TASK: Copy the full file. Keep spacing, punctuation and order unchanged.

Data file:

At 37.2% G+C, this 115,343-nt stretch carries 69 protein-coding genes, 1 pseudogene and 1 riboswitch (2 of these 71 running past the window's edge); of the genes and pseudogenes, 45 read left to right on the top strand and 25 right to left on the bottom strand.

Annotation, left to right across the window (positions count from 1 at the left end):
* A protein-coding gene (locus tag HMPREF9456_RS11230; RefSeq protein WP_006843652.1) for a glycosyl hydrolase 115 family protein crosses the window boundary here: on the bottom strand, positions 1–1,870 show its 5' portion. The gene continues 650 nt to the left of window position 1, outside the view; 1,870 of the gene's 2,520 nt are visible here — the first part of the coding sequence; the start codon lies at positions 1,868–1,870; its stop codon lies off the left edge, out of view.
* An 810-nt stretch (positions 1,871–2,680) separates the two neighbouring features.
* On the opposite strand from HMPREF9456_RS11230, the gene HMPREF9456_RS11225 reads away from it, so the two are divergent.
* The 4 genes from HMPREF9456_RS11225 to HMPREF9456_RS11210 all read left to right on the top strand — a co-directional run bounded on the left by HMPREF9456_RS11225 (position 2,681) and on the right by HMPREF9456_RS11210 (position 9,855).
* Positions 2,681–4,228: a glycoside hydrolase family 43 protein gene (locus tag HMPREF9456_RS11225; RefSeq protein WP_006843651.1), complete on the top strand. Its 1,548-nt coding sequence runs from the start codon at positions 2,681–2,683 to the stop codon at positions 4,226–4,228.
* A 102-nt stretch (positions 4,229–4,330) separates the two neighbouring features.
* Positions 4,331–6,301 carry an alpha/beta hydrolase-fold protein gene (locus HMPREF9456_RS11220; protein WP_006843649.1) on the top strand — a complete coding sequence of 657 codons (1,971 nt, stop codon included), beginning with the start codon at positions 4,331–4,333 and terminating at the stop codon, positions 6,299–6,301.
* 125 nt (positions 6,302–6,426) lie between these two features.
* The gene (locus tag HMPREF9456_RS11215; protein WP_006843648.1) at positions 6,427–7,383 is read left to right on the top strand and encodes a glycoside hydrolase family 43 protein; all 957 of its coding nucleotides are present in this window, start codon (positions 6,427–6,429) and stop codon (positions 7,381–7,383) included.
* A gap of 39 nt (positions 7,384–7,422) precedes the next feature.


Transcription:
At 37.2% G+C, this 115,343-nt stretch carries 69 protein-coding genes, 1 pseudogene and 1 riboswitch (2 of these 71 running past the window's edge); of the genes and pseudogenes, 45 read left to right on the top strand and 25 right to left on the bottom strand.

Annotation, left to right across the window (positions count from 1 at the left end):
* A protein-coding gene (locus tag HMPREF9456_RS11230; RefSeq protein WP_006843652.1) for a glycosyl hydrolase 115 family protein crosses the window boundary here: on the bottom strand, positions 1–1,870 show its 5' portion. The gene continues 650 nt to the left of window position 1, outside the view; 1,870 of the gene's 2,520 nt are visible here — the first part of the coding sequence; the start codon lies at positions 1,868–1,870; its stop codon lies off the left edge, out of view.
* An 810-nt stretch (positions 1,871–2,680) separates the two neighbouring features.
* On the opposite strand from HMPREF9456_RS11230, the gene HMPREF9456_RS11225 reads away from it, so the two are divergent.
* The 4 genes from HMPREF9456_RS11225 to HMPREF9456_RS11210 all read left to right on the top strand — a co-directional run bounded on the left by HMPREF9456_RS11225 (position 2,681) and on the right by HMPREF9456_RS11210 (position 9,855).
* Positions 2,681–4,228: a glycoside hydrolase family 43 protein gene (locus tag HMPREF9456_RS11225; RefSeq protein WP_006843651.1), complete on the top strand. Its 1,548-nt coding sequence runs from the start codon at positions 2,681–2,683 to the stop codon at positions 4,226–4,228.
* A 102-nt stretch (positions 4,229–4,330) separates the two neighbouring features.
* Positions 4,331–6,301 carry an alpha/beta hydrolase-fold protein gene (locus HMPREF9456_RS11220; protein WP_006843649.1) on the top strand — a complete coding sequence of 657 codons (1,971 nt, stop codon included), beginning with the start codon at positions 4,331–4,333 and terminating at the stop codon, positions 6,299–6,301.
* 125 nt (positions 6,302–6,426) lie between these two features.
* The gene (locus tag HMPREF9456_RS11215; protein WP_006843648.1) at positions 6,427–7,383 is read left to right on the top strand and encodes a glycoside hydrolase family 43 protein; all 957 of its coding nucleotides are present in this window, start codon (positions 6,427–6,429) and stop codon (positions 7,381–7,383) included.
* A gap of 39 nt (positions 7,384–7,422) precedes the next feature.